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Louisiana Oysterman: Oil “Is a Total Disaster”

Raleigh and Kay Lasseigne, Oyster FishersI spent part of Friday morning with Raleigh and Kay Lasseigne, a husband and wife in Grand Isle, Louisiana whose lives were completely upended by the BP oil disaster. Raleigh was a fisherman, shrimper, and crabber, and oysterman who sold his catch from a small building next to his home. Together with his son, also a fisherman, Raleigh’s life was the ocean and its bounty.

Now Raleigh says it’s all covered in oil. “It’s a total disaster for the oyster business,” Raleigh told me Friday. Their 200 acres of oyster beds are “full of oil,” who says the oil in shallow waters is so thick “that you could pick it up with a stick and it looked like peanut butter coming out of there,” said Raleigh. “The marshes are full of it.”

He used to have a lease on an oyster bed near where an oil rig tried to drill for oil but instead hit a “dry well.” Nonetheless, despite not hitting a situable oil reserve, the drilling released oil to such an extent that “ten years after you grab an oyster out of there, where they have the mud, you pull and oyster out of the mud and still see the oil. Ten years.”

The problem isn’t just what’s on the surface or dispersed in the water, but what silently seeps into the soil and is literally impossible to remove. That’s the death of the oyster business in Louisiana.

Watch Raleigh tell his story:

4601729471_f763438a8f_o.jpg

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Louisiana Oysterman: Oil “Is a Total Disaster”

Raleigh and Kay Lasseigne, Oyster FishersI spent part of Friday morning with Raleigh and Kay Lasseigne, a husband and wife in Grand Isle, Louisiana whose lives were completely upended by the BP oil disaster. Raleigh was a fisherman, shrimper, and crabber, and oysterman who sold his catch from a small building next to his home. Together with his son, also a fisherman, Raleigh’s life was the ocean and its bounty.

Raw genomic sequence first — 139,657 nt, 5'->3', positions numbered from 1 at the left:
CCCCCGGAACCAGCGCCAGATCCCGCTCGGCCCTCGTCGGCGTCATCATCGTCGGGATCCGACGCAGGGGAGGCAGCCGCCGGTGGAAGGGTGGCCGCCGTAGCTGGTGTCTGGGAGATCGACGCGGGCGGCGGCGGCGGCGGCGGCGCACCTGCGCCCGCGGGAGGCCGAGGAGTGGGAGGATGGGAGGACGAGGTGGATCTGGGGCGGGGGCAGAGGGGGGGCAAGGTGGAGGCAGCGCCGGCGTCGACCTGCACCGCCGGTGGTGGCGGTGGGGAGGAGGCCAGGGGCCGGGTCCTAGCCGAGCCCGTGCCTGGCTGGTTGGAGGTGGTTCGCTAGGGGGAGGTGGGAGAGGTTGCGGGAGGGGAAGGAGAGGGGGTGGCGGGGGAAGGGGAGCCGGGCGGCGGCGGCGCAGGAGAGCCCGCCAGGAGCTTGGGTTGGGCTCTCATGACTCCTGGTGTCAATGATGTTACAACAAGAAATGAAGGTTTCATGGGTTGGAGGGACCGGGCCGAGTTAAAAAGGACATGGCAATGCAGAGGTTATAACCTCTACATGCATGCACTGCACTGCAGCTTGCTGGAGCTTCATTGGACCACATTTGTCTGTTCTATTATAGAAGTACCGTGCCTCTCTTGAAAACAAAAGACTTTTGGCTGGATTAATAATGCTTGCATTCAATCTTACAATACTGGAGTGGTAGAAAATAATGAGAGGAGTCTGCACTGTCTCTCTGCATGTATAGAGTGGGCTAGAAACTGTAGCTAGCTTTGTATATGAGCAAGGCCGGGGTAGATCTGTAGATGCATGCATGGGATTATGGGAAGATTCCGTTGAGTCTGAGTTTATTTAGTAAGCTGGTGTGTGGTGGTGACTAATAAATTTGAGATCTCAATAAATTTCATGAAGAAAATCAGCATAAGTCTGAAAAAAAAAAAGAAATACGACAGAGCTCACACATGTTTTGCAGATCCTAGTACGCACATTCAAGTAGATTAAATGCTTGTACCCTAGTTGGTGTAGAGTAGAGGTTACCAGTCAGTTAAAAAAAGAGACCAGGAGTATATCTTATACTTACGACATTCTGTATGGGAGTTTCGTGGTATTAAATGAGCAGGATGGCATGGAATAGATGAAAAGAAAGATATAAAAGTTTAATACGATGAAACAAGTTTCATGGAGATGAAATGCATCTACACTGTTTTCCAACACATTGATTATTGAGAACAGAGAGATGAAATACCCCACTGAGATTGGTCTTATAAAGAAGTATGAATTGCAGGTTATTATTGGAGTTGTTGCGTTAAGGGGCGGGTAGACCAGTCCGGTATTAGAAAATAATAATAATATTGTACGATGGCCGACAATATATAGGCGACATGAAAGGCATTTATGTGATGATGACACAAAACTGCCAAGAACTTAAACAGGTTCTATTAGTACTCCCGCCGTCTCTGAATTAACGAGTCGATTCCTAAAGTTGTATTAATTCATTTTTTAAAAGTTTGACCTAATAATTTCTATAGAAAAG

Now Raleigh says it’s all covered in oil. "It’s a total disaster for the oyster business," Raleigh told me Friday. Their 200 acres of oyster beds are "full of oil," who says the oil in shallow waters is so thick "that you could pick it up with a stick and it looked like peanut butter coming out of there," said Raleigh. "The marshes are full of it."

He used to have a lease on an oyster bed near where an oil rig tried to drill for oil but instead hit a "dry well." Nonetheless, despite not hitting a situable oil reserve, the drilling released oil to such an extent that "ten years after you grab an oyster out of there, where they have the mud, you pull and oyster out of the mud and still see the oil. Ten years."

The problem isn’t just what’s on the surface or dispersed in the water, but what silently seeps into the soil and is literally impossible to remove. That’s the death of the oyster business in Louisiana.

Watch Raleigh tell his story:

4601729471_f763438a8f_o.jpg

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Michael Whitney

Michael Whitney

My name is Michael Whitney. I'm a progressive online organizer working with FDL Action. Rush Limbaugh called me "clueless" once. He went into rehab two days later.